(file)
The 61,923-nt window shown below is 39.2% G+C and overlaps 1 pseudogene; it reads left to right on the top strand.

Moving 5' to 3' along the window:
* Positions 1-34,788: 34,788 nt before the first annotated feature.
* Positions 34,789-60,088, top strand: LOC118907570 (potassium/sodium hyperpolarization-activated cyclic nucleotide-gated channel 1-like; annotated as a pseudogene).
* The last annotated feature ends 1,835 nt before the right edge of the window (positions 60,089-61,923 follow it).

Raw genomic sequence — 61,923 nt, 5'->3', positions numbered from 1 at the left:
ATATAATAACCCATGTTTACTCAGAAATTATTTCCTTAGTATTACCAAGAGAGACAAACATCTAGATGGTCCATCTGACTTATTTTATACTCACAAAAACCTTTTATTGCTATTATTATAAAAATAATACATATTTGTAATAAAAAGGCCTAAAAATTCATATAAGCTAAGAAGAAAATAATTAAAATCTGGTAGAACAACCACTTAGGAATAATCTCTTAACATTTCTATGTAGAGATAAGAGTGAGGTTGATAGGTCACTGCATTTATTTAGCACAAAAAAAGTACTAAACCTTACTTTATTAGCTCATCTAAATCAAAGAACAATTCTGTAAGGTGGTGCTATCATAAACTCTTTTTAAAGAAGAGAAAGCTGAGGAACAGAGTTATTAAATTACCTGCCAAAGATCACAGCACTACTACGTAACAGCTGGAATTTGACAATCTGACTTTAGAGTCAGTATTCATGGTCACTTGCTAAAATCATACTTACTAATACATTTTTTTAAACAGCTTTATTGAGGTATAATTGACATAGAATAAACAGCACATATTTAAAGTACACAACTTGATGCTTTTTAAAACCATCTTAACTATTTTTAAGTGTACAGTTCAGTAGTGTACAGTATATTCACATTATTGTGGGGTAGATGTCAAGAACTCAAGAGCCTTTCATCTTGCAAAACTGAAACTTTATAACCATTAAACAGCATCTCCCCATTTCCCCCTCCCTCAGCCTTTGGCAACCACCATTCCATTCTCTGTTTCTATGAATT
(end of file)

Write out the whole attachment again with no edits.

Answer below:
The 61,923-nt window shown below is 39.2% G+C and overlaps 1 pseudogene; it reads left to right on the top strand.

Moving 5' to 3' along the window:
* Positions 1-34,788: 34,788 nt before the first annotated feature.
* Positions 34,789-60,088, top strand: LOC118907570 (potassium/sodium hyperpolarization-activated cyclic nucleotide-gated channel 1-like; annotated as a pseudogene).
* The last annotated feature ends 1,835 nt before the right edge of the window (positions 60,089-61,923 follow it).

Raw genomic sequence — 61,923 nt, 5'->3', positions numbered from 1 at the left:
ATATAATAACCCATGTTTACTCAGAAATTATTTCCTTAGTATTACCAAGAGAGACAAACATCTAGATGGTCCATCTGACTTATTTTATACTCACAAAAACCTTTTATTGCTATTATTATAAAAATAATACATATTTGTAATAAAAAGGCCTAAAAATTCATATAAGCTAAGAAGAAAATAATTAAAATCTGGTAGAACAACCACTTAGGAATAATCTCTTAACATTTCTATGTAGAGATAAGAGTGAGGTTGATAGGTCACTGCATTTATTTAGCACAAAAAAAGTACTAAACCTTACTTTATTAGCTCATCTAAATCAAAGAACAATTCTGTAAGGTGGTGCTATCATAAACTCTTTTTAAAGAAGAGAAAGCTGAGGAACAGAGTTATTAAATTACCTGCCAAAGATCACAGCACTACTACGTAACAGCTGGAATTTGACAATCTGACTTTAGAGTCAGTATTCATGGTCACTTGCTAAAATCATACTTACTAATACATTTTTTTAAACAGCTTTATTGAGGTATAATTGACATAGAATAAACAGCACATATTTAAAGTACACAACTTGATGCTTTTTAAAACCATCTTAACTATTTTTAAGTGTACAGTTCAGTAGTGTACAGTATATTCACATTATTGTGGGGTAGATGTCAAGAACTCAAGAGCCTTTCATCTTGCAAAACTGAAACTTTATAACCATTAAACAGCATCTCCCCATTTCCCCCTCCCTCAGCCTTTGGCAACCACCATTCCATTCTCTGTTTCTATGAATT